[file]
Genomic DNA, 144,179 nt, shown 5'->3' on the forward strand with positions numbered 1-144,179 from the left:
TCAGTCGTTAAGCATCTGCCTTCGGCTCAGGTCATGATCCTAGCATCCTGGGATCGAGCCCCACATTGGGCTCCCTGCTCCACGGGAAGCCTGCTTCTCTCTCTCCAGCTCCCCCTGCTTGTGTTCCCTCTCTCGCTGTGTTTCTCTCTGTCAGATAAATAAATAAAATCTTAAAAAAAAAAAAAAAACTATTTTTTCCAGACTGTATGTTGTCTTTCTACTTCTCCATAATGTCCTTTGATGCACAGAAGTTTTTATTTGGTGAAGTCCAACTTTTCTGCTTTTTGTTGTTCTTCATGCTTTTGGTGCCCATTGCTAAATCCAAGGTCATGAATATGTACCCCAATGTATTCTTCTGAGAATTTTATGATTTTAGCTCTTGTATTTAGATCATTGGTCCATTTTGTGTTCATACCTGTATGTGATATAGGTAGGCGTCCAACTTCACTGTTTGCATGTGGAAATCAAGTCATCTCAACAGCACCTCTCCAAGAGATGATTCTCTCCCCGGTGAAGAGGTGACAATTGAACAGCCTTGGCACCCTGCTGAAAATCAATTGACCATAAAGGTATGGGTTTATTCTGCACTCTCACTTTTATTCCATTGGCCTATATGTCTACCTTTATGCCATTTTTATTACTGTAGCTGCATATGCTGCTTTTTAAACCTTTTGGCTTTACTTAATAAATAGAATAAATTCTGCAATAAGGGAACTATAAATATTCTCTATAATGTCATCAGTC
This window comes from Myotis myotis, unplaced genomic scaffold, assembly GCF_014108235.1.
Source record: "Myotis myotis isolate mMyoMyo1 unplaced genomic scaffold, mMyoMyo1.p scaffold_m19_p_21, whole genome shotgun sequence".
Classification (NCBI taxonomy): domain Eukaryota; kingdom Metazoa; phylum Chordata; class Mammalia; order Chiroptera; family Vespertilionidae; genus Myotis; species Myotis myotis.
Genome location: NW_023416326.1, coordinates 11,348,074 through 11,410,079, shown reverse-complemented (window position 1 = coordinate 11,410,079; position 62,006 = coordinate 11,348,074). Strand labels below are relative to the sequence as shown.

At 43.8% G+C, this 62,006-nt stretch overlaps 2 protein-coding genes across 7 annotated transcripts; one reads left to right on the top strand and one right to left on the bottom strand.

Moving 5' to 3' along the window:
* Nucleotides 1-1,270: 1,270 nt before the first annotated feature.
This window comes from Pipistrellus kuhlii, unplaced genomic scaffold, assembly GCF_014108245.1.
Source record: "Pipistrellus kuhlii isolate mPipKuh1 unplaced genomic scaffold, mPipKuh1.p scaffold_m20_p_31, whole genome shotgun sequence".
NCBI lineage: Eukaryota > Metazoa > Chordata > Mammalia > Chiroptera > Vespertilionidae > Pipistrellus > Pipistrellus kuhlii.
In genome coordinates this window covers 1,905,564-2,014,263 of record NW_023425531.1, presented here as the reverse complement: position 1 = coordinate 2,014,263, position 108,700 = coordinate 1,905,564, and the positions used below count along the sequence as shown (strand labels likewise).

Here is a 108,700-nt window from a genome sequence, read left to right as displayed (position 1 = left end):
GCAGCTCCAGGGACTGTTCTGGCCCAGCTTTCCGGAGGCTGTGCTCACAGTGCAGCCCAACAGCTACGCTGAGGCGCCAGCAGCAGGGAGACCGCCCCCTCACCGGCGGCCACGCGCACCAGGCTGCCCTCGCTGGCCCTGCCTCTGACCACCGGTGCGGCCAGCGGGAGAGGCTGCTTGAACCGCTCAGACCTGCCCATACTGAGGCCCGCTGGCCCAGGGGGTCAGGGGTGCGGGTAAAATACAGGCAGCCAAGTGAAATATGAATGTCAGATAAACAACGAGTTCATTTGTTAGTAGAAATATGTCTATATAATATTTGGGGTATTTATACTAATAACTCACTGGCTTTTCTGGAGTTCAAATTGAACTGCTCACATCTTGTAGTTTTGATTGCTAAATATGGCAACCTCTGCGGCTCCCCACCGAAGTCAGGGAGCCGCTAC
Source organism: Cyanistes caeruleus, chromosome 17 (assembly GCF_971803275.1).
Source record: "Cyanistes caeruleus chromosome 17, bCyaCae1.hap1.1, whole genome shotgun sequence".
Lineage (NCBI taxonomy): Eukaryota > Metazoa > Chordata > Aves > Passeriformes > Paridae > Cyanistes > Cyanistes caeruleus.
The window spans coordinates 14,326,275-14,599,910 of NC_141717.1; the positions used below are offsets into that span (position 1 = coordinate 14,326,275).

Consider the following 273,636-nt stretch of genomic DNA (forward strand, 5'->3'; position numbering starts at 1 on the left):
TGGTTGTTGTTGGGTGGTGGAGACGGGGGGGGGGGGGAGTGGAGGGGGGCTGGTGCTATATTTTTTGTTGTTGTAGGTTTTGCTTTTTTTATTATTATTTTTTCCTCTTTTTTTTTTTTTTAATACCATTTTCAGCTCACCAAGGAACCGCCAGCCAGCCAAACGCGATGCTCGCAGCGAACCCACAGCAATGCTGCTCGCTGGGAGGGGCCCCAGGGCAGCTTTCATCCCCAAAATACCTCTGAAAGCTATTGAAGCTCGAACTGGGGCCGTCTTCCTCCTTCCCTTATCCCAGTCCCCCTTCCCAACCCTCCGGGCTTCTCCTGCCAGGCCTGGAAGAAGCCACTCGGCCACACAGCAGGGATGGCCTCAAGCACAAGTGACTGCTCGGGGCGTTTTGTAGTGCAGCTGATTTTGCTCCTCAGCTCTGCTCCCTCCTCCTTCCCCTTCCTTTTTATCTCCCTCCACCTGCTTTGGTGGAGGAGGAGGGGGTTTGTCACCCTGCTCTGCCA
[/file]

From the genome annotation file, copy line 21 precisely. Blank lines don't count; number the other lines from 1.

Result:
TGGTTGTTGTTGGGTGGTGGAGACGGGGGGGGGGGGGAGTGGAGGGGGGCTGGTGCTATATTTTTTGTTGTTGTAGGTTTTGCTTTTTTTATTATTATTTTTTCCTCTTTTTTTTTTTTTTAATACCATTTTCAGCTCACCAAGGAACCGCCAGCCAGCCAAACGCGATGCTCGCAGCGAACCCACAGCAATGCTGCTCGCTGGGAGGGGCCCCAGGGCAGCTTTCATCCCCAAAATACCTCTGAAAGCTATTGAAGCTCGAACTGGGGCCGTCTTCCTCCTTCCCTTATCCCAGTCCCCCTTCCCAACCCTCCGGGCTTCTCCTGCCAGGCCTGGAAGAAGCCACTCGGCCACACAGCAGGGATGGCCTCAAGCACAAGTGACTGCTCGGGGCGTTTTGTAGTGCAGCTGATTTTGCTCCTCAGCTCTGCTCCCTCCTCCTTCCCCTTCCTTTTTATCTCCCTCCACCTGCTTTGGTGGAGGAGGAGGGGGTTTGTCACCCTGCTCTGCCA